That is a quote from one of my favourite poems, Meeting Point by Louis MacNeice. I expect we can all look back on days which we subsequently realise set us on a particular course. So it was for me 50 years ago, the day of the ‘long ride’, 26 August 1971.
I had been visiting Hillbridge Farm near Peter Tavy on western Dartmoor since 1965 for riding holidays. I loved the opportunity to spend whole days with ponies and to ride in very different country. We were carefree, able to roam the farm or swim in the river, far from the parental eye. It was a childhood experience which was possible in those days.
I returned for a week every spring, and soon was adding a fortnight in summer; gradually my joy extended beyond the ponies and the farm to Dartmoor itself. As a young teenager I would climb out of the valley onto White Tor in the evening and absorb the view, and the immense wilderness.
Dee Ivey, who owned the farm, worked immensely hard to give us a good holiday, doing much of the work herself, including the cooking. The rides were not long because we spent much time getting the ponies in, fed, and groomed. The terrain was rough and most of the ponies were fairly elderly. So our rides set off at about noon and often returned by four. But we were happy.
However, there was talk of doing a long ride, right across the moor, leaving the ponies somewhere and then returning the next day. It needed the right combination of fit ponies and riders and some planning. I am sure I badgered Dee about this over a number of holidays because the prospect was so exciting.
At last, on my visit in the summer of 1971, it came about. By now Marion Saunders was living and working at Hillbridge and that week there were three guests (all old-timers), and a foursome, Ian, Paddy, Howard and Julian Berry (also old-timers), in a caravan on the farm. We checked out part of the route on foot a couple of days before the ride itself, to decide where we could cross the West Dart River, but otherwise relied on Dee’s knowledge and the map.
Five of us set off from Hillbridge at about 9.30 on 26 August, and rode up through Wapsworthy and across the side of White Tor to join the Lich Way (the old coffin route across the northern moor to Lydford). I remember drinking in the views and feeling the pull of the moor; we rarely rode this way because it was a steep route up White Tor but it was also more direct.
The Lichway took us across the grain of the moor, over the Cowsic and West Dart and down to the Cherrybrook near Powdermills where we stopped for lunch. Here we were met by the others from the farm, and there was some swapping of ponies (but I rode the whole way on Midnight).
With Marion leading us now, we rode through Bellever Forest, in sharp contrast to the open moor, and came down past Bellever youth hostel, round by Drury and Pizwell farms and through Soussons Forest.
We emerged onto Challacombe Down and passed Headland Warren and then went up over Hameldown, past Grimspound prehistoric settlement. This is the bit I particularly remember, the expanse of heather and the wide views, the misty ridges of Dartmoor stretching away. I think this was the moment when I vowed to fight for it, knowing that it was threatened in many ways.
We arrived at Heathercombe near Manaton, where Dee’s friends, the Chapmans, had agreed to accommodate the ponies overnight. After a wonderful tea, four of us (Dee, Marion, Jean Bruton, and me) took the van to Princetown while the others went home (we must have organised vehicles in some way as we were 20 miles from Hillbridge).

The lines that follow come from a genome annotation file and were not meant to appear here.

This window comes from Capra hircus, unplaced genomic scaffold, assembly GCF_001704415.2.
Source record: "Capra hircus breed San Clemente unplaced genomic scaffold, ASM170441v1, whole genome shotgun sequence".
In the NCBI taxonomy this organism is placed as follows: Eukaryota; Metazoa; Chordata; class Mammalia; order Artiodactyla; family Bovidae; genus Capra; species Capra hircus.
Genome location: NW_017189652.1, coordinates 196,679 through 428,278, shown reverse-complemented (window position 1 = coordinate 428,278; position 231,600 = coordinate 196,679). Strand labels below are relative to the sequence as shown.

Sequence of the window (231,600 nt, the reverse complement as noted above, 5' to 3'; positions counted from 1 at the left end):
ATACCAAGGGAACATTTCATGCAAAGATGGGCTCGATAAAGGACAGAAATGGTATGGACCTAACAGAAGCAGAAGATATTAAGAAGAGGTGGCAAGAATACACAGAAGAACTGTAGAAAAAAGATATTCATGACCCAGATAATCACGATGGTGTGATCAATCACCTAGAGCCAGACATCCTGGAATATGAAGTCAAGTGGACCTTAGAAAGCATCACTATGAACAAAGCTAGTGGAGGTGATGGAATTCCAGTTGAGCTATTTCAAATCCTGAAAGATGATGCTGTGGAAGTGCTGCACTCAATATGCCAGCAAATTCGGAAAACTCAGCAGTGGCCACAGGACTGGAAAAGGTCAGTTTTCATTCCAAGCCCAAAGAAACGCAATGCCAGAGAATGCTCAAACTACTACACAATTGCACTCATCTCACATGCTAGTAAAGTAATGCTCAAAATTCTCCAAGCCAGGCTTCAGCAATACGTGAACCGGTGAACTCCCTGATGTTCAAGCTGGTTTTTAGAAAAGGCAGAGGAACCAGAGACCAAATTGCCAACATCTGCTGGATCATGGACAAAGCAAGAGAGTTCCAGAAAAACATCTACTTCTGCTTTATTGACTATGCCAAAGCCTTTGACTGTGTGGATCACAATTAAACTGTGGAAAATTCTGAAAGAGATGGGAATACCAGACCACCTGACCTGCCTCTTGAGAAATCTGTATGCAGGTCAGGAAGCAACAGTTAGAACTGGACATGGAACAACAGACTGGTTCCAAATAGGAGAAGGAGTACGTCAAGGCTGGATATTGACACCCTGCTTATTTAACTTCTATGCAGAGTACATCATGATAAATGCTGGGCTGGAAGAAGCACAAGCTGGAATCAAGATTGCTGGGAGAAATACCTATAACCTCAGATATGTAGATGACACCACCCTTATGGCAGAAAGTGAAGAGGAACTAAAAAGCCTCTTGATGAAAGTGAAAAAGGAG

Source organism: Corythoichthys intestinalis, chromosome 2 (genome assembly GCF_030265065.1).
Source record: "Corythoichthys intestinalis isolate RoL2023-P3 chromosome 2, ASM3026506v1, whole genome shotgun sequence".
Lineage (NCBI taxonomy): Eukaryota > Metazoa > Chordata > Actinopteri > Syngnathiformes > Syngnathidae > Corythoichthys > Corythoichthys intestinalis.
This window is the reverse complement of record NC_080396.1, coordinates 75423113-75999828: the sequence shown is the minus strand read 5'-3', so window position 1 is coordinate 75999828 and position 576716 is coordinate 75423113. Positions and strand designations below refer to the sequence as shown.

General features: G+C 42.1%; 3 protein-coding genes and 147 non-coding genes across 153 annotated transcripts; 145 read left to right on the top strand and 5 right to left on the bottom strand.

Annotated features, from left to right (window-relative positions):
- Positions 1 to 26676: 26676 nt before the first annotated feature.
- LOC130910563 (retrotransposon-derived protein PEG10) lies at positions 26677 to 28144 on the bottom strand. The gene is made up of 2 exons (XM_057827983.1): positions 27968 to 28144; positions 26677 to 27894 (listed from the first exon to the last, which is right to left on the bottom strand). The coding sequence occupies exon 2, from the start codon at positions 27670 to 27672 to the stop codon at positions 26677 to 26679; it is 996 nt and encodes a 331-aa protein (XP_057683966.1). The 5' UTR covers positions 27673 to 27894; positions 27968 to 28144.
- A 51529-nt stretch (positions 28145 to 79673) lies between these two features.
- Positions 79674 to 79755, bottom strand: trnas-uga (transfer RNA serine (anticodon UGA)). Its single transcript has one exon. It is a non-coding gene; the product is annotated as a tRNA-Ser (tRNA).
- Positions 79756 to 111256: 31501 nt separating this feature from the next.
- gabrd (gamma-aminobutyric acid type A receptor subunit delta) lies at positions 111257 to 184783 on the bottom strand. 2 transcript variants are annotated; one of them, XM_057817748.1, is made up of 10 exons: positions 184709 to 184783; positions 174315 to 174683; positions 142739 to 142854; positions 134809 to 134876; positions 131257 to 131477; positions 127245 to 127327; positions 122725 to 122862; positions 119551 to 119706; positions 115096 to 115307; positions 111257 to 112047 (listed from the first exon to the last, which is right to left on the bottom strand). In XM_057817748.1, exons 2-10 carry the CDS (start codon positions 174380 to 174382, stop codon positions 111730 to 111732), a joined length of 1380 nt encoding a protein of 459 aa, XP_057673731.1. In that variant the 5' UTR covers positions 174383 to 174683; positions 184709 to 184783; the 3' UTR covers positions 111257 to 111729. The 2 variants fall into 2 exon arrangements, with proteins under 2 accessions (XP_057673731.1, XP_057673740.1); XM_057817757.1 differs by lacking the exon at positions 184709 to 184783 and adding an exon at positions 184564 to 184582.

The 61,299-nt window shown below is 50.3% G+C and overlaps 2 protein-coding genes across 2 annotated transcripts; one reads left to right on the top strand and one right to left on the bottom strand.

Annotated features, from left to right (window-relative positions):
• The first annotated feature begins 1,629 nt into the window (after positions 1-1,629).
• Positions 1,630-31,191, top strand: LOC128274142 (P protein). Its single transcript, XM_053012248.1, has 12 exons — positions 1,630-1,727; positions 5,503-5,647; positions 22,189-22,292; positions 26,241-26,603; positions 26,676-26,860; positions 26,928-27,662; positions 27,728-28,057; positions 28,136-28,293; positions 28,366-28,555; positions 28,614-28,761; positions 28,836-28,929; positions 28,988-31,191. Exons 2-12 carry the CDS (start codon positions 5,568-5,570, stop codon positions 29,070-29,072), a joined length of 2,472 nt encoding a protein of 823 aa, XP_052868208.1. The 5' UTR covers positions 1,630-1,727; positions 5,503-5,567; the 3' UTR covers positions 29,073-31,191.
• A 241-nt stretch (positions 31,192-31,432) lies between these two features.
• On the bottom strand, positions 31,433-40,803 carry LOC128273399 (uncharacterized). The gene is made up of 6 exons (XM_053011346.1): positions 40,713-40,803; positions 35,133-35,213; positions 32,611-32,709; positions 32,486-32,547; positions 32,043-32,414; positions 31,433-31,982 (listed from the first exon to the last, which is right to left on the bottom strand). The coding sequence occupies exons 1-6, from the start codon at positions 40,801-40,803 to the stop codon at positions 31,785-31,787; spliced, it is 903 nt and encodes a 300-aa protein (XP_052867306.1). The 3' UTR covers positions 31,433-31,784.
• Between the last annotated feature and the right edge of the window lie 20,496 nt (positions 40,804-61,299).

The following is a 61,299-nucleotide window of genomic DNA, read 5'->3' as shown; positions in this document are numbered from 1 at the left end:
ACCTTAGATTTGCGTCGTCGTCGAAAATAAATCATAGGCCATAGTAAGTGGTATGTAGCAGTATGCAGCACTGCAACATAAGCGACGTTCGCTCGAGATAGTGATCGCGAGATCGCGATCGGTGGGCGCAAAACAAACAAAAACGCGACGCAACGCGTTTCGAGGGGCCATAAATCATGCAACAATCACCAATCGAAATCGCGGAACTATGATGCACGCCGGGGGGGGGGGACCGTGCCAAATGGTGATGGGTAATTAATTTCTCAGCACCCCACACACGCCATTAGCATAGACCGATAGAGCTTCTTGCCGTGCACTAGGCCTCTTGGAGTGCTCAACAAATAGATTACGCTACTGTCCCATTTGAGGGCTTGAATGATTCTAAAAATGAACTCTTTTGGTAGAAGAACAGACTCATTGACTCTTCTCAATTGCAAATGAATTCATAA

At Princetown there was a public meeting in the Duchy of Cornwall Hall called (I believe) by Devon River Authority to discuss possible reservoir sites on Dartmoor. The Swincombe reservoir in central Dartmoor had been rejected by parliament the previous December (see here), but the National Farmers’ Union and Country Landowners’ Association in particular were hounding the river authority and ministers to put it back on the table.
We sat at the back of the hall on a high bench with a good view. The meeting was acrimonious, with rowdy calls for a reservoir at Swincombe, and other sites on the moor. After a while the chairman invited Sylvia Sayer to speak, and she stood calmly among the heckling farmers. I was hugely impressed by her authority and deep feeling for the moor. She spoke of the immense value of wild country, and affirmed that she and the Dartmoor Preservation Association (DPA), of which she was chairman, would oppose all reservoirs on Dartmoor.
This was the first time I had seen her so, although I didn’t realise it then, it was a big moment for me. I was to meet her in person the following April when I visited her home, Cator. She inspired and encouraged me to be a fearless campaigner; she generously gave me opportunities to be involved, and I copied her ways and learnt so much from her. She was a close friend for the next 30 years until she died in 2000.
Others also spoke against the Dartmoor reservoir proposals but none so eloquently as Sylvia. I later read in the DPA newsletter of the three-line whip for members to attend. But the meeting ended with no positive result. It was to be another four years before the Devon River Authority (by then South West Water Authority) had finally rejected Swincombe (see here).
So that was my special day, I don’t remember all the details, but I do remember that Dartmoor spoke to me strongly on that long ride. The coincidence of the glorious ride, the meeting, Sylvia in action, and my first experience of the cut and thrust of campaigning, set me up for my future career.